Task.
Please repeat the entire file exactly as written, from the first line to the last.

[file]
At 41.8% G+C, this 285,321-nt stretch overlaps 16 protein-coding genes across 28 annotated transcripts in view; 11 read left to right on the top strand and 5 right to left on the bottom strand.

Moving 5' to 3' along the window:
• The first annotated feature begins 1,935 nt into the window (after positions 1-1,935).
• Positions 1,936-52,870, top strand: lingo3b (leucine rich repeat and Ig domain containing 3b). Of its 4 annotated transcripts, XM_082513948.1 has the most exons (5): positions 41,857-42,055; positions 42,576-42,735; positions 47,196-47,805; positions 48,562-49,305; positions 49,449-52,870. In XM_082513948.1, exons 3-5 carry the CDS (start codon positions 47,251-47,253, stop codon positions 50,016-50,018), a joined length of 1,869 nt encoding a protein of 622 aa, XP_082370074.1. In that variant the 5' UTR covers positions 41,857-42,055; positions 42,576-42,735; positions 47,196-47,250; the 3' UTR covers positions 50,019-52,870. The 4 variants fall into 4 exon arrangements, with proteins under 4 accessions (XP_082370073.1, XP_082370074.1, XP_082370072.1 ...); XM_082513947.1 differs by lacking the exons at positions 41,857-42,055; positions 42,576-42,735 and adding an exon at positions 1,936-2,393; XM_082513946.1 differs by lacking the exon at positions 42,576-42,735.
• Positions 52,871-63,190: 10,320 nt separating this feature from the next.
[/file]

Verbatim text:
At 41.8% G+C, this 285,321-nt stretch overlaps 16 protein-coding genes across 28 annotated transcripts in view; 11 read left to right on the top strand and 5 right to left on the bottom strand.

Moving 5' to 3' along the window:
• The first annotated feature begins 1,935 nt into the window (after positions 1-1,935).
• Positions 1,936-52,870, top strand: lingo3b (leucine rich repeat and Ig domain containing 3b). Of its 4 annotated transcripts, XM_082513948.1 has the most exons (5): positions 41,857-42,055; positions 42,576-42,735; positions 47,196-47,805; positions 48,562-49,305; positions 49,449-52,870. In XM_082513948.1, exons 3-5 carry the CDS (start codon positions 47,251-47,253, stop codon positions 50,016-50,018), a joined length of 1,869 nt encoding a protein of 622 aa, XP_082370074.1. In that variant the 5' UTR covers positions 41,857-42,055; positions 42,576-42,735; positions 47,196-47,250; the 3' UTR covers positions 50,019-52,870. The 4 variants fall into 4 exon arrangements, with proteins under 4 accessions (XP_082370073.1, XP_082370074.1, XP_082370072.1 ...); XM_082513947.1 differs by lacking the exons at positions 41,857-42,055; positions 42,576-42,735 and adding an exon at positions 1,936-2,393; XM_082513946.1 differs by lacking the exon at positions 42,576-42,735.
• Positions 52,871-63,190: 10,320 nt separating this feature from the next.